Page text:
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“Frozen” in Time: Six Renovated Homes in Pompeii Open to Public

Ruins of Pompeii, near Naples, ItalyOne of the most famous sites throughout Italy is Pompeii. Located in the Campania region under the majesty of Mount Vesuvius, it is one of those places that you must visit at least once in your lifetime to experience its magical atmosphere that will transport you backwards in time as you walk through its alleys and ruins.

Just to refresh your mind, here is a brief summary of the story of Pompeii. In 79 AD, the thriving ancient Roman town of Pompeii was completely destroyed when nearby Mount Vesuvius erupted. The eruption itself spanned two days with ash and smoke emerging from Vesuvius throughout the morning of the first day. The volcano exploded in the afternoon, covering nearby settlements with ash, but most of Pompeii’s citizens remained in the city overnight ignorant of the catastrophe that was about to occur. It is uncertain whether the flows of lava began that night or early the next morning, but either way, once the lava began to flow into the city, the citizens were caught off guard and this resulted in the deaths of roughly 2,000 people. The entire town was buried under pumice and ash and lost for many centuries until being rediscovered at the very end of the 16th century. Most of the city’s artifacts were preserved extraordinarily well thanks to the reduced presence of moisture and air caused by the volcanic ash. As a result, Pompeii is perhaps the most well-preserved example of an ancient Roman city that can be visited today.

On December 24th, 2015, an important 3 million euro restoration project was completed in Pompeii and six new domus (houses) were opened to the public. These specific houses were chosen to be restored because they offer an amazing snapshot of what daily life in Pompeii was like shortly before the disastrous eruption of 79 AD. Some of the houses, like the Casa dell’Efebo, recount the lives of Pompeii’s richest citizens. Others, like the houses of Fabius Amandio and Sacerdos Amandus, are more modest and depict the lives of the common people. Though these houses are smaller and have fewer rooms, they were still decorated with an air of sophistication, which is quite noteworthy. The Cryptoporticus was also unveiled in December and this building is quite fascinating because its walls were decorated with high quality paintings depicting scenes from The Iliad.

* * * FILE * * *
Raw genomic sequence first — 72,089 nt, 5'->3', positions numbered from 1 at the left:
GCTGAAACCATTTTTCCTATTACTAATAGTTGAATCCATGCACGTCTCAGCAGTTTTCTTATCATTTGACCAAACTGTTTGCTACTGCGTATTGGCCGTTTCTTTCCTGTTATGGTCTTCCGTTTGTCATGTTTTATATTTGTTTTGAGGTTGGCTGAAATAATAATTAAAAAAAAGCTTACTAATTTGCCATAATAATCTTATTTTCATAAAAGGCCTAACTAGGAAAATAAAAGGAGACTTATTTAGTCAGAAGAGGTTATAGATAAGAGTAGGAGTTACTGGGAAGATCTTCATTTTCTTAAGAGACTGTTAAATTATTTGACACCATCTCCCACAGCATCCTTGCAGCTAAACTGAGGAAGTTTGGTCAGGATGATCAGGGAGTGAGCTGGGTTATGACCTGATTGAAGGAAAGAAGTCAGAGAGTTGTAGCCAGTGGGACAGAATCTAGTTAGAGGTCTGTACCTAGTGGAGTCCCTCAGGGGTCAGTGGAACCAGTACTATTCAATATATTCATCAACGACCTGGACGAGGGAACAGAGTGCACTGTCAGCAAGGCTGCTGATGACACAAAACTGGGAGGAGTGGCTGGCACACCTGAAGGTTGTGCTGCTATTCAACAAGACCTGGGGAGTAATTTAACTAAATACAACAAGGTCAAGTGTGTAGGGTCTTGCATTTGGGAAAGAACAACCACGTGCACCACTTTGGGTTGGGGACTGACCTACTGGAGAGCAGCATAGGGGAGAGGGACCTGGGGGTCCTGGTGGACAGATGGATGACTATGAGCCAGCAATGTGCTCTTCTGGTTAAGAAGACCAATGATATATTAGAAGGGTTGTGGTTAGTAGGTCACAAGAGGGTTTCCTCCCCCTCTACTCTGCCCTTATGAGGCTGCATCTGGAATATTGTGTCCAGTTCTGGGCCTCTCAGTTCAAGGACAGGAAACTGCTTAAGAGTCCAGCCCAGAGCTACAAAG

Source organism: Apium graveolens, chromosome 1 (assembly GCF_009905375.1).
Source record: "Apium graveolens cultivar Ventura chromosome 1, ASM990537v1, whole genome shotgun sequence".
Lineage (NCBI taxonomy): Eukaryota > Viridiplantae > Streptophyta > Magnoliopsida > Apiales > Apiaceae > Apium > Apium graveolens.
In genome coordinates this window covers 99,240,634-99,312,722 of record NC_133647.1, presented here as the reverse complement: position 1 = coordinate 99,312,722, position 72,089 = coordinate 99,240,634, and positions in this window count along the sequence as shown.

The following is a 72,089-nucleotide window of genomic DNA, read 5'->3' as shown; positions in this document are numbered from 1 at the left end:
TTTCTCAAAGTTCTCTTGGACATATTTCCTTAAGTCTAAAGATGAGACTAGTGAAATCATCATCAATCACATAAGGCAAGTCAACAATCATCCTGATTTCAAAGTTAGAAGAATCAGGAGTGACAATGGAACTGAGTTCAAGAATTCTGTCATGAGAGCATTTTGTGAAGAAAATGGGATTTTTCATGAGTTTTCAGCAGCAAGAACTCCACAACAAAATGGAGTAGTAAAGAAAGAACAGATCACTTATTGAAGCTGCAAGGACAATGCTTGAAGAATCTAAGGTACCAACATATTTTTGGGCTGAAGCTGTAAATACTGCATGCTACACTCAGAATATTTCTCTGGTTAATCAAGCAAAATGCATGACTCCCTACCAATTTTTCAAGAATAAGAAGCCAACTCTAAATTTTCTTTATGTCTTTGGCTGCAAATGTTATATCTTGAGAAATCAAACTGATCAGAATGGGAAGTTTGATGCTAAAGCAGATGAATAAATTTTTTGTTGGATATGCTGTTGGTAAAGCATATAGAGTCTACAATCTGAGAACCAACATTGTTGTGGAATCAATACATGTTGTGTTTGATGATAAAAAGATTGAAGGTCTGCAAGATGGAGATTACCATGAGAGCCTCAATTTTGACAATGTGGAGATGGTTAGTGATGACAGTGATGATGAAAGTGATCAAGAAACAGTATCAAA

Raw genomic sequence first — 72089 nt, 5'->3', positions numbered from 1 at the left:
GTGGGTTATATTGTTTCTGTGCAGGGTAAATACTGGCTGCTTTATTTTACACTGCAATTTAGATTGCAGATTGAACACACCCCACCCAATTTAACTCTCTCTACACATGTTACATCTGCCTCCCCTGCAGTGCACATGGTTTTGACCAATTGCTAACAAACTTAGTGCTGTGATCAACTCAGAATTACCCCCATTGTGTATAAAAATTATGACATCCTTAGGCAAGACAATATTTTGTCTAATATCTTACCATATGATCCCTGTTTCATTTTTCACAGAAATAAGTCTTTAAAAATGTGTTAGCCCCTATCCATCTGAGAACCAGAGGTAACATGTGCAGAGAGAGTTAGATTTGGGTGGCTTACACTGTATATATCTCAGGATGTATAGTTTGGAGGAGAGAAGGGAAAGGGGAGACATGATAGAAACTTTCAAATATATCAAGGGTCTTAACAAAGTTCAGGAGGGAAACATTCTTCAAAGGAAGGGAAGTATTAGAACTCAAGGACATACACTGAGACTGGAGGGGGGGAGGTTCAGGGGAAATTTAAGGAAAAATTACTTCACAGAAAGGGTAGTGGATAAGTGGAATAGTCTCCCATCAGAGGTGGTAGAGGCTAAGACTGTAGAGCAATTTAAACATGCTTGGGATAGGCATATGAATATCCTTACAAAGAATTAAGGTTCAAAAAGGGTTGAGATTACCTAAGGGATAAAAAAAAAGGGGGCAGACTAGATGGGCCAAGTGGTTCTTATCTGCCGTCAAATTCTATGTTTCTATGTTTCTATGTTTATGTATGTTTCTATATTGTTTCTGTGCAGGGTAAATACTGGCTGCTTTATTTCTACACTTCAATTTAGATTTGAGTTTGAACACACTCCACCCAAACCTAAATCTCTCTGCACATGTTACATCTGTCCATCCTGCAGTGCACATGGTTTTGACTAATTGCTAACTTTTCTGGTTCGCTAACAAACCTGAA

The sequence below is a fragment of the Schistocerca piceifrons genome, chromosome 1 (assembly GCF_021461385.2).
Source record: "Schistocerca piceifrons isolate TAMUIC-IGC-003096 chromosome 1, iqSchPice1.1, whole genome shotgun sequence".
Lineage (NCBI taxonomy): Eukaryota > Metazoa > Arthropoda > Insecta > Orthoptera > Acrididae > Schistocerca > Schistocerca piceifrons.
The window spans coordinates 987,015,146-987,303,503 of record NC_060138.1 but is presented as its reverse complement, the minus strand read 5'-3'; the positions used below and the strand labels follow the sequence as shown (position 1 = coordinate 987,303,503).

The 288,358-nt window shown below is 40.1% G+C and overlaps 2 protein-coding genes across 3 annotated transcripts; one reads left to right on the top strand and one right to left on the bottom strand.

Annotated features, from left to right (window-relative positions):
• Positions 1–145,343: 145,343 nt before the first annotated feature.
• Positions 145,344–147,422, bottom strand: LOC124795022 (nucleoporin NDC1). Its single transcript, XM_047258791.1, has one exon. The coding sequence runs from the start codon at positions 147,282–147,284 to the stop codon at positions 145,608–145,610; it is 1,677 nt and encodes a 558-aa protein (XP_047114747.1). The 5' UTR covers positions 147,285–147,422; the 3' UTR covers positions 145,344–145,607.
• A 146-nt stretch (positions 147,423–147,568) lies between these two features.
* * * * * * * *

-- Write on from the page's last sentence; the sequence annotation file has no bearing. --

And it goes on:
A newly unveiled building of notable elegance is the house of Proculo, who was a rich baker. Both he and his wife are depicted in a painting that is considered to be one of the most important works of art ever produced in Campania and it is on display at the National Archeological Museum in Naples. Proculo’s house contains a mosaic floor unlike any other and walls painted with gorgeous Egyptian motifs, a style which was quite popular throughout ancient Rome at the time. The building is composed of three stories with a balcony on the first floor and it also features one of the most expansive and well-preserved atriums in all of Pompeii.

Another building of particular interest is the Fullonica di Stephanus, which is one of the most important and complete fabric manufacturing laboratories discovered in Pompeii. This sophisticated structure was equipped with large tubs for rinsing the fabric and with stone basins for dyeing, washing, and removing stains from the fabric. On the upper floor of the building there are large terraces where the cloth was dried and ironed with a press to give it a brilliant shine. The owner of the building was influential and prestigious and as a result the walls of the structure were decorated with magnificent paintings. Truly, each of these newly opened houses are meant to captivate visitors and help them experience a new side of Pompeii.

Clearly, Pompeii continues to amaze the hundreds of thousands of visitors it attracts each year. The town is a unique jewel worth admiring and ambitious restoration projects like the one completed in December ensure that Pompeii’s story will live on for centuries to come.

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